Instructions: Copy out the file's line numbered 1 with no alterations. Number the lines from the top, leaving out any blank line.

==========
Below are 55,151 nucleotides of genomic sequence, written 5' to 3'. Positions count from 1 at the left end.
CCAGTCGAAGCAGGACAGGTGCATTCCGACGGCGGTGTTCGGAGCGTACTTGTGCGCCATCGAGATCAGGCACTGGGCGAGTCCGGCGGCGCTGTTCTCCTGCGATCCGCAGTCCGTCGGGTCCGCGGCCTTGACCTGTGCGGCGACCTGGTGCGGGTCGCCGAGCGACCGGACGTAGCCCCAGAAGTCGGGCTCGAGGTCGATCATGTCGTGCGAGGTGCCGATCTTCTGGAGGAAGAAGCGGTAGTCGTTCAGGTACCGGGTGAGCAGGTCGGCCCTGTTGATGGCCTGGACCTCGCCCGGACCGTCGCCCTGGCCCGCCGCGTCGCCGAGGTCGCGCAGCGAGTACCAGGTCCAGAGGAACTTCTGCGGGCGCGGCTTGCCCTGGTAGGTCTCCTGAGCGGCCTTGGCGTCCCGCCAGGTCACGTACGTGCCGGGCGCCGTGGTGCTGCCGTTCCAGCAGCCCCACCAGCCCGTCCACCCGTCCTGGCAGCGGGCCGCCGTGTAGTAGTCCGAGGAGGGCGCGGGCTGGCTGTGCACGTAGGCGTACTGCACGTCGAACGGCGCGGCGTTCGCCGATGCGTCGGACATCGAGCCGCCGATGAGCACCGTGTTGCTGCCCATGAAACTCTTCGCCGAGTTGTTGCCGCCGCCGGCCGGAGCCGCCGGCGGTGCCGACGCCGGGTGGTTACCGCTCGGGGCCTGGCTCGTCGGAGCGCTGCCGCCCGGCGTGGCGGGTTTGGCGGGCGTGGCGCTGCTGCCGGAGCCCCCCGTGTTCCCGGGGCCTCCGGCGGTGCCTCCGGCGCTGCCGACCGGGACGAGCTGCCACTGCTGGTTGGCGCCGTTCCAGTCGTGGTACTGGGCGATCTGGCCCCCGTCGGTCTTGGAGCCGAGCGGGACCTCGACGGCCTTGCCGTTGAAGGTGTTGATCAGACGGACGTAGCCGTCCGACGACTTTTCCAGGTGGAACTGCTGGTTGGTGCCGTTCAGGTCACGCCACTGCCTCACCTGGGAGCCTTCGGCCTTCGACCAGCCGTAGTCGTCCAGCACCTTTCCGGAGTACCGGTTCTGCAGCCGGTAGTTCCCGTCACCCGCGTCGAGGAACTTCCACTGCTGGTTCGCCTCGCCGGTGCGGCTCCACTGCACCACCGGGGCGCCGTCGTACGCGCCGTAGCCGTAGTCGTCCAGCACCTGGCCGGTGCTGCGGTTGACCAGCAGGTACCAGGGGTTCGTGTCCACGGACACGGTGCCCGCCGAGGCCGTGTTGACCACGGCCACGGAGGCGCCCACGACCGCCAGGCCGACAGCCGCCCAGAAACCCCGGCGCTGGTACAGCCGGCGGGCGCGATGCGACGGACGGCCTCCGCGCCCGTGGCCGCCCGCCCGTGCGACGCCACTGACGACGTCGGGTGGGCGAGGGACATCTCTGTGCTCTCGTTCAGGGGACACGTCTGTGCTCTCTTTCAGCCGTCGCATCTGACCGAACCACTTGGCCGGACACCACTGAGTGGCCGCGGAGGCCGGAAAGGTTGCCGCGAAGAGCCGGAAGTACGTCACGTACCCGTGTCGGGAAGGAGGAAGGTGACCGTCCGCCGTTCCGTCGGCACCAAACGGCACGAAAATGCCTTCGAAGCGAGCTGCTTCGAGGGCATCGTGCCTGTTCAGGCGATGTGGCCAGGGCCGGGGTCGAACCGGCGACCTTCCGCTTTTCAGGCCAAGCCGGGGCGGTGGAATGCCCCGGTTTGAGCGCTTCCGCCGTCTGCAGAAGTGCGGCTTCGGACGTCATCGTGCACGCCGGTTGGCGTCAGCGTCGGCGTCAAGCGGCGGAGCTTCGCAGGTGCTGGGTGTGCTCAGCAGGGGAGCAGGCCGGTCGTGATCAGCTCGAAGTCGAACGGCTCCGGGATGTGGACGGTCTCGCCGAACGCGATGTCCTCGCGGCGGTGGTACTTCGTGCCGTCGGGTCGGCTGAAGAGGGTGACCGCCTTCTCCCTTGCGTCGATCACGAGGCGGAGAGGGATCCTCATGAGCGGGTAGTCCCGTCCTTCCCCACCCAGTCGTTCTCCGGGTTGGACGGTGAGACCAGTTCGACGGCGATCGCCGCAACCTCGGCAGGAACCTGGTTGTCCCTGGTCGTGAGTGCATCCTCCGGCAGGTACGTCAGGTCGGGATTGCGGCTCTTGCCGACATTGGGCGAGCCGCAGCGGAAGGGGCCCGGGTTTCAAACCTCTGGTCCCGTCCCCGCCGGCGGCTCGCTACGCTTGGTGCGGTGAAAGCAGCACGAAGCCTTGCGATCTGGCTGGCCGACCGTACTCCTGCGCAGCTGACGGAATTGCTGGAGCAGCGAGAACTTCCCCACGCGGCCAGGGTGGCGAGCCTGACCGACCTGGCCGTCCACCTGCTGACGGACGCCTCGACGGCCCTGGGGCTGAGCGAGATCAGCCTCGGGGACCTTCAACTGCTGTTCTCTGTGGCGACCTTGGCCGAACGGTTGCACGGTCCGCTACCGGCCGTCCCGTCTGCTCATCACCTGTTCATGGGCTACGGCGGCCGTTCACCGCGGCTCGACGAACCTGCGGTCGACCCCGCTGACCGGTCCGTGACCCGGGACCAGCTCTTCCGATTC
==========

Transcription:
Below are 55,151 nucleotides of genomic sequence, written 5' to 3'. Positions count from 1 at the left end.